White House Said to Nominate Daniel Gallagher as Casey’s Successor at SEC
President Barack Obama may nominate Daniel M. Gallagher, a former Securities and Exchange Commission official, as one of the watchdog’s five commissioners, said two people familiar with the appointment.
Gallagher, a former SEC deputy director who left the agency last year, would replace Kathleen L. Casey after her five-year term expires in June, said the people, who declined to be identified because the White House hasn’t announced the selection.
Gallagher, 38, oversaw the agency’s response to the 2008 bankruptcy of Lehman Brothers Holdings Inc. (LEHMQ) and worked on the Credit Rating Agency Reform Act. SEC Chairman Mary Schapiro named Gallagher and James Brigagliano co-acting directors of the agency’s trading and markets division after Erik Sirri stepped down in April 2009.
When Gallagher left the SEC in January 2010 to become a law partner in the Washington office of Wilmer Cutler Pickering Hale & Dorr LLP, Schapiro said he had “served this agency well during a very difficult time in the markets.”
Before joining the SEC, Gallagher was general counsel and senior vice president of Fiserv Securities Inc., a unit of Brookfield, Wisconsin-based Fiserv Inc. (FISV)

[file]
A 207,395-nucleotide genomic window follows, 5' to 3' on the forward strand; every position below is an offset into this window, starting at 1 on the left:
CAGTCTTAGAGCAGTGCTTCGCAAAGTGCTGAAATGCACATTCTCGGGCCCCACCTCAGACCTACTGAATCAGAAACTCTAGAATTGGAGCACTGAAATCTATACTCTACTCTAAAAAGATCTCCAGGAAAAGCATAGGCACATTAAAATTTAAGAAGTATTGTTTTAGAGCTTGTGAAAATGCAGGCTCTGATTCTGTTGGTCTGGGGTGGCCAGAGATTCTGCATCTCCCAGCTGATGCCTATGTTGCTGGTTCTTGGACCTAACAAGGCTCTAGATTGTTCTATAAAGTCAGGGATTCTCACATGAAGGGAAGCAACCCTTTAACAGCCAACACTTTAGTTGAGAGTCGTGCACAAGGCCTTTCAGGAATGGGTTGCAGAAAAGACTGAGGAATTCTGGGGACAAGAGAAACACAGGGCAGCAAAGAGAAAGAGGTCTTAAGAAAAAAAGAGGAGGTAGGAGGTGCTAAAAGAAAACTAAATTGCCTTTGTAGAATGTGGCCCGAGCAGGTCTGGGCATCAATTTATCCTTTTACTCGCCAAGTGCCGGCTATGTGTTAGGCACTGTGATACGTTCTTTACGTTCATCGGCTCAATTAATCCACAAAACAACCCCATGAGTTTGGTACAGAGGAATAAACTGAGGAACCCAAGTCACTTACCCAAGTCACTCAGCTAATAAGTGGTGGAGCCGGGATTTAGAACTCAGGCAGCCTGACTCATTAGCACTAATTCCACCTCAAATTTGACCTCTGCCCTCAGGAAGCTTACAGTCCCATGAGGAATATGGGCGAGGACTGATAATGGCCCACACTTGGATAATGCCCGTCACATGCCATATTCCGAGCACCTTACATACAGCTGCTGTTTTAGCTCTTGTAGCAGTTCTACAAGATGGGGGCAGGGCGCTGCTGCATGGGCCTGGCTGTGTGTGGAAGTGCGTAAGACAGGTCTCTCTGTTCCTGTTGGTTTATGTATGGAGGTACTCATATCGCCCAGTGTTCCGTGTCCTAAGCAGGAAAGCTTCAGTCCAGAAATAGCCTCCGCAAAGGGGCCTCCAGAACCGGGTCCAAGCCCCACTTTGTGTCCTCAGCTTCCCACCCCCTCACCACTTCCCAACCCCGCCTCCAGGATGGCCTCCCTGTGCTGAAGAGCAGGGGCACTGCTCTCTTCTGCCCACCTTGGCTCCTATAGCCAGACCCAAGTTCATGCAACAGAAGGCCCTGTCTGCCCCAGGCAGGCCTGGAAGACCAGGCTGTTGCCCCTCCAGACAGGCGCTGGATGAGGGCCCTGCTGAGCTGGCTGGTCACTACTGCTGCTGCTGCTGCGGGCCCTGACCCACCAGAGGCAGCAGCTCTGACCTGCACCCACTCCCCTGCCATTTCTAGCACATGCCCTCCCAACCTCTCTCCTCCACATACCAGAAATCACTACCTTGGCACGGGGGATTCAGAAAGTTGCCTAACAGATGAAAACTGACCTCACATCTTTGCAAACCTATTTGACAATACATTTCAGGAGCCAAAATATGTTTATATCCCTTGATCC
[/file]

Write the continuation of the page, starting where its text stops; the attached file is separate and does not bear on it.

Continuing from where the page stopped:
Obama “will nominate someone to fill that role as quickly as possible, but we won’t speculate or comment on possible candidates before the president makes his decision,” said Amy Brundage, a White House spokeswoman.
John Nester, an SEC spokesman, declined to comment. A call to Gallagher yesterday wasn’t immediately returned.
Casey, the Republican former staff director at the Senate Banking Committee, spent 13 years on Capitol Hill before joining the SEC. She would be leaving the agency as it works through the rulemaking schedule required by the Dodd-Frank Act of 2010.
The SEC has so far adopted just seven of more than 100 rules called for in the act.
No more than three members of a political party can serve on the five-member commission, and each must be confirmed by the U.S. Senate. The panel also includes two Democrats -- Luis Aguilar and Elisse Walter -- and Republican Troy Paredes. Schapiro is a political independent.
Aguilar, whose term expired in June, has continued serving in the position, as permitted by the agency’s rules.
Senator Robert Menendez, a New Jersey Democrat, endorsed Aguilar’s re-nomination in September, writing in a letter to Obama that “he has proven to be one of the strongest and most knowledgeable advocates that we have ever seen at the SEC.”
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